Zoe’s defenses prickled to life. “Five years ago.” Two months before the last time she’d seen him, to be exact. Come to think of it, Alex had treated her like a little girl that day, too.
Right. Because just what her blush needed was more fuel.
“Oh. I guess time really flies, huh?” He tried on another smile, this one all sweet talk, and God, some things never changed. “Anyway, you might be able to help me out. I guess I’m looking for your boss.”
Alex pointed toward the painted cinder block wall that the soup kitchen shared with the shelter. “The only door that was open when I got here was the one to the shelter. The lady behind the desk walked me through the security doors and told me to wait here for the director of the soup kitchen. It’s kind of a long story, but I got stuck with this stupid community service assignment because of an even
more stupid work thing, and this was the first available placement. To be honest, I just want to get it over with.” He tipped his head at her, sliding his hands into the pockets of his jeans like no great shakes. “What’d you do to land here, anyway?”
Oh, you’ve got to be kidding me. Of all the possible community service assignments in the galaxy, this one took the freaking crown. She might not have clapped eyes on Alex Donovan since she’d made a colossal idiot out of herself in front of him at the Fairview Fire Department annual barbecue five years ago, but clearly, he hadn’t broken the firefighter mold, and she’d been around Station Eight enough to know his reputation by heart. Alex flew by the seat of his bunker pants twenty-four/seven, taking unnecessary risks the way most people took Motrin.
Not happening in her soup kitchen. She might be understaffed, but she wasn’t overstupid.
“The way I landed here was simple, actually,” Zoe said, knotting her arms over her chest tight enough to test the seams of her T-shirt. “I interviewed for the position as director and I got the job.”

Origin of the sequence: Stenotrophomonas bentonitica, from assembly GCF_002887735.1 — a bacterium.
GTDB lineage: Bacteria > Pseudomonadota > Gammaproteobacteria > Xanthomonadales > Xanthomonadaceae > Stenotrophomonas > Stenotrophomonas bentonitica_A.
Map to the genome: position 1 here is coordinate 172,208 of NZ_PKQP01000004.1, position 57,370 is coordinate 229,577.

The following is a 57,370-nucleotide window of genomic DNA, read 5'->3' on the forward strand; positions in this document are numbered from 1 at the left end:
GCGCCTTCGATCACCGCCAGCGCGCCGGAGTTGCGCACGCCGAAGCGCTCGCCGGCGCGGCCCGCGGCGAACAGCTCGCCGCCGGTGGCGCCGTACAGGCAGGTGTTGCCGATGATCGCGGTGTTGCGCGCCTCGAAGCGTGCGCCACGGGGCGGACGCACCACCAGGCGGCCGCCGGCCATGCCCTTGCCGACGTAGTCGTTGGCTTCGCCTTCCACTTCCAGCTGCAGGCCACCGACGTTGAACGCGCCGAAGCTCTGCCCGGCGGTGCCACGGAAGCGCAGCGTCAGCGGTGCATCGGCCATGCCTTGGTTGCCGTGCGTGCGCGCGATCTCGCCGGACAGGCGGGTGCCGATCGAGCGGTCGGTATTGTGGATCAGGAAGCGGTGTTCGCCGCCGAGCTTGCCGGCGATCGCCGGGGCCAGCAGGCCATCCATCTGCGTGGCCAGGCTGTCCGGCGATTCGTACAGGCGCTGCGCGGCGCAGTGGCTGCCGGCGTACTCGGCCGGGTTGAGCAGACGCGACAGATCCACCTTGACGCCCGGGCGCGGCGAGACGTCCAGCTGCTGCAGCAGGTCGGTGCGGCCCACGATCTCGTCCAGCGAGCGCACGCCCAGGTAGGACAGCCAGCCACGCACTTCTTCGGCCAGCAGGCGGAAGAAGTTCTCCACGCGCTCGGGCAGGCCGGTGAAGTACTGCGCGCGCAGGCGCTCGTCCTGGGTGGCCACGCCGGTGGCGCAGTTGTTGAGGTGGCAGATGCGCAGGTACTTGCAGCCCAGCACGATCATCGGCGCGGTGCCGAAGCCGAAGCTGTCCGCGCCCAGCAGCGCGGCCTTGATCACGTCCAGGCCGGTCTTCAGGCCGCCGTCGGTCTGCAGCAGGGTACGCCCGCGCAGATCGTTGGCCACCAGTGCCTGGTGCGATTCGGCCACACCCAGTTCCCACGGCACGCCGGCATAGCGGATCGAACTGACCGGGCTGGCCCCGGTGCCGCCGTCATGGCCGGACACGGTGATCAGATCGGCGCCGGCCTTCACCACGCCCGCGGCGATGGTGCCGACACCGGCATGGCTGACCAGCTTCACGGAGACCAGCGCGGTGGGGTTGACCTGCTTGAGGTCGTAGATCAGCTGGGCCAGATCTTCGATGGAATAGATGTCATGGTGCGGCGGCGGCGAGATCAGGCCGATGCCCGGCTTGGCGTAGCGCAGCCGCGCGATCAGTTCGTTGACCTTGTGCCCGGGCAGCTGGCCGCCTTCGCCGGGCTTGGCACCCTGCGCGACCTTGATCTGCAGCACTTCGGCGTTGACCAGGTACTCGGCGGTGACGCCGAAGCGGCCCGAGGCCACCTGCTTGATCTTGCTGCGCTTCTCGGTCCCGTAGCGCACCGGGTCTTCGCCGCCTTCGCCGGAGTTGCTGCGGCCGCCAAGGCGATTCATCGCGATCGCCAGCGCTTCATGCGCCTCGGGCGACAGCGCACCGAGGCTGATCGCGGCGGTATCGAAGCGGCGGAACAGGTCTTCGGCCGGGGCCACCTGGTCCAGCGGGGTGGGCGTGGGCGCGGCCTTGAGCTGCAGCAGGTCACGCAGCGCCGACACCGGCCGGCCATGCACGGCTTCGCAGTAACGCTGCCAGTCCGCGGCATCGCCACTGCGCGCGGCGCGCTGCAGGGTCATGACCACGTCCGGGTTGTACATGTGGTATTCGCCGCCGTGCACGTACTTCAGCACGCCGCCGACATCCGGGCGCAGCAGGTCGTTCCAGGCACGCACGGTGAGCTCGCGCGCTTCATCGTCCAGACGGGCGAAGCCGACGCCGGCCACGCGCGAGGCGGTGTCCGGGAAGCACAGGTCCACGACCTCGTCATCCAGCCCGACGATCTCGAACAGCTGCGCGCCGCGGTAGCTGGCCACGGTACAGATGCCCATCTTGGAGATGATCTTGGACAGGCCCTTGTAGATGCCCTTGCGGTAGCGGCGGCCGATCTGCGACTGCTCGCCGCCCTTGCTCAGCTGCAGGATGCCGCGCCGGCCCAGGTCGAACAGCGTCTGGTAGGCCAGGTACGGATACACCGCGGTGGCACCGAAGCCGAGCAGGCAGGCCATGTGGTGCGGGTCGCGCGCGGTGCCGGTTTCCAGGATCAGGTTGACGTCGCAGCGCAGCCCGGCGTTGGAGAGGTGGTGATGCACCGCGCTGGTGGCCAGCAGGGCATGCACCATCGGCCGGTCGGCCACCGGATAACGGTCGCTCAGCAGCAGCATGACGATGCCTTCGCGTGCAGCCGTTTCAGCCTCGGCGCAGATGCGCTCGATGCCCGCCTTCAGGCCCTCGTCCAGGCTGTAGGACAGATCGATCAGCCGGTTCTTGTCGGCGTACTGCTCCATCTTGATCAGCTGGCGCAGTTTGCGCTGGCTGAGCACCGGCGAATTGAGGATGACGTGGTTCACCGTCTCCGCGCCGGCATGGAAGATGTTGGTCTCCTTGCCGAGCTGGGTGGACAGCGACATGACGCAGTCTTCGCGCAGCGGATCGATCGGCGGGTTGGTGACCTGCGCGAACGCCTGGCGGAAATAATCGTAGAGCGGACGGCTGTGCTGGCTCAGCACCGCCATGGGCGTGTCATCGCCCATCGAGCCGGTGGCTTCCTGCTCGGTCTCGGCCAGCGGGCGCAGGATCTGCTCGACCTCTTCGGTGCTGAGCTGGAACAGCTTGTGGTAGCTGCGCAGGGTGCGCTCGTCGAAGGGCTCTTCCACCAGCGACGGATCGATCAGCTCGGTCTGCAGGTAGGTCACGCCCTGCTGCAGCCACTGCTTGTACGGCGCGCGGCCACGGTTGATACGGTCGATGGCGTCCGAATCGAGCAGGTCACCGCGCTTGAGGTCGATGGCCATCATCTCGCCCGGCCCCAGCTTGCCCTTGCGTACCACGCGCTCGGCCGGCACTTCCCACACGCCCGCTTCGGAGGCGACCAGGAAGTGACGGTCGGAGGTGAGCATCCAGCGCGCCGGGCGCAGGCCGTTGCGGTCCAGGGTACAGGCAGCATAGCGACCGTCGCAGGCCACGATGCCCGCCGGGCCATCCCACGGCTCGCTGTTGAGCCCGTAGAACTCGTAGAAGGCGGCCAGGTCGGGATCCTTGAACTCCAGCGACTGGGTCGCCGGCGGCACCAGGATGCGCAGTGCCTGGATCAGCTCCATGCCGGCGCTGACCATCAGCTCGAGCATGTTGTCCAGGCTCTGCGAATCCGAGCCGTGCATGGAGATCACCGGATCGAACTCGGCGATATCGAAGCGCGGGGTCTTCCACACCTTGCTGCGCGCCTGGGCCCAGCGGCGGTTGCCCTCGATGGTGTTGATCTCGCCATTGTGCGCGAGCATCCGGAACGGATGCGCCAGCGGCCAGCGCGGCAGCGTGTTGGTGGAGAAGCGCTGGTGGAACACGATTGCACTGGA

The silence extended between them for a beat, then two, before . . . “Wait. You’re the director of the soup kitchen? As in, you run the whole program? I thought you went to some five-star culinary school.” Alex stared at her over the glass and stainless steel food service counter, and at least she’d found the antidote to his smirk.
“Surprise. But don’t worry. You won’t be stuck with this stupid community service assignment for long.”
Her pulse kicked into motion along with her feet, and she angled herself toward the darkly shadowed hallway leading to the pass-through to the shelter. With any luck, Tina would get to work early and could send his arrogant ass packing before Zoe served her first cup of coffee.
“Zoe, wait.” Alex’s long legs ate up the space between them before she could even make it halfway to the dining room door. “I think we got off on the wrong foot here.”
She gave him a tight smile without breaking stride. “At least being a firefighter has kept your observational skills sharp.”
His shoulders snapped into an unyielding knot, his stare flashing cool blue as he kept up with her, step for step. “You want to know what else I picked up with my keen observational skills? You’re in here by yourself, Gorgeous. And that tells me that like it or not, you need all the help you can get to run this place.”
Zoe’s gut took a downhill slide toward her hips, and she froze mid-pace on the threshold of the shadow-lined hallway. “Help from someone who isn’t serious about being here isn’t going to help at all.”
“Oh, I’m absolutely serious,” Alex said, triggering a borderline unladylike snort from her lips.